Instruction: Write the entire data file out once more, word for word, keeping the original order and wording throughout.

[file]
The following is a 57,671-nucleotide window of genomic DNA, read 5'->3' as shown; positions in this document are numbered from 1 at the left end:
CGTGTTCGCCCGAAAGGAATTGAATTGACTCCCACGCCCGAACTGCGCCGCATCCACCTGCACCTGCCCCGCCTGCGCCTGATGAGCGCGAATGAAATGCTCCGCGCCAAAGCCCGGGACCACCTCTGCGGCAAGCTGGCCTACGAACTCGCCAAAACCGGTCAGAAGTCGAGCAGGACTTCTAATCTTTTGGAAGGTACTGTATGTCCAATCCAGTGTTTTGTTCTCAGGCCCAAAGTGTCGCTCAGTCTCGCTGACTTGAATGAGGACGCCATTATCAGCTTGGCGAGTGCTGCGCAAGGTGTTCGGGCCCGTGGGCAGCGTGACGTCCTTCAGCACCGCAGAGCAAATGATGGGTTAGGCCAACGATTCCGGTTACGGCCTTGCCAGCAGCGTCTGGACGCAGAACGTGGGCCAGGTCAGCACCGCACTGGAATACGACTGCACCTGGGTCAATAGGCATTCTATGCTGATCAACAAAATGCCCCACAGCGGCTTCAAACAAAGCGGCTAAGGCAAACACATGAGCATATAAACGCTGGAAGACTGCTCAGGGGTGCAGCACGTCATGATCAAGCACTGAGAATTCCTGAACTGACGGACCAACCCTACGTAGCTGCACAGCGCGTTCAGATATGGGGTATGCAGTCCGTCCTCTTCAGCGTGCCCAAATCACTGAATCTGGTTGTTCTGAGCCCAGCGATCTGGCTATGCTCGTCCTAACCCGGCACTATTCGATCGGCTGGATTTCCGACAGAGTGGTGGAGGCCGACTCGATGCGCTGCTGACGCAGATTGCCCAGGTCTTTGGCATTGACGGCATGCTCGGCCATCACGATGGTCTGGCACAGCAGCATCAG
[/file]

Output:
The following is a 57,671-nucleotide window of genomic DNA, read 5'->3' as shown; positions in this document are numbered from 1 at the left end:
CGTGTTCGCCCGAAAGGAATTGAATTGACTCCCACGCCCGAACTGCGCCGCATCCACCTGCACCTGCCCCGCCTGCGCCTGATGAGCGCGAATGAAATGCTCCGCGCCAAAGCCCGGGACCACCTCTGCGGCAAGCTGGCCTACGAACTCGCCAAAACCGGTCAGAAGTCGAGCAGGACTTCTAATCTTTTGGAAGGTACTGTATGTCCAATCCAGTGTTTTGTTCTCAGGCCCAAAGTGTCGCTCAGTCTCGCTGACTTGAATGAGGACGCCATTATCAGCTTGGCGAGTGCTGCGCAAGGTGTTCGGGCCCGTGGGCAGCGTGACGTCCTTCAGCACCGCAGAGCAAATGATGGGTTAGGCCAACGATTCCGGTTACGGCCTTGCCAGCAGCGTCTGGACGCAGAACGTGGGCCAGGTCAGCACCGCACTGGAATACGACTGCACCTGGGTCAATAGGCATTCTATGCTGATCAACAAAATGCCCCACAGCGGCTTCAAACAAAGCGGCTAAGGCAAACACATGAGCATATAAACGCTGGAAGACTGCTCAGGGGTGCAGCACGTCATGATCAAGCACTGAGAATTCCTGAACTGACGGACCAACCCTACGTAGCTGCACAGCGCGTTCAGATATGGGGTATGCAGTCCGTCCTCTTCAGCGTGCCCAAATCACTGAATCTGGTTGTTCTGAGCCCAGCGATCTGGCTATGCTCGTCCTAACCCGGCACTATTCGATCGGCTGGATTTCCGACAGAGTGGTGGAGGCCGACTCGATGCGCTGCTGACGCAGATTGCCCAGGTCTTTGGCATTGACGGCATGCTCGGCCATCACGATGGTCTGGCACAGCAGCATCAG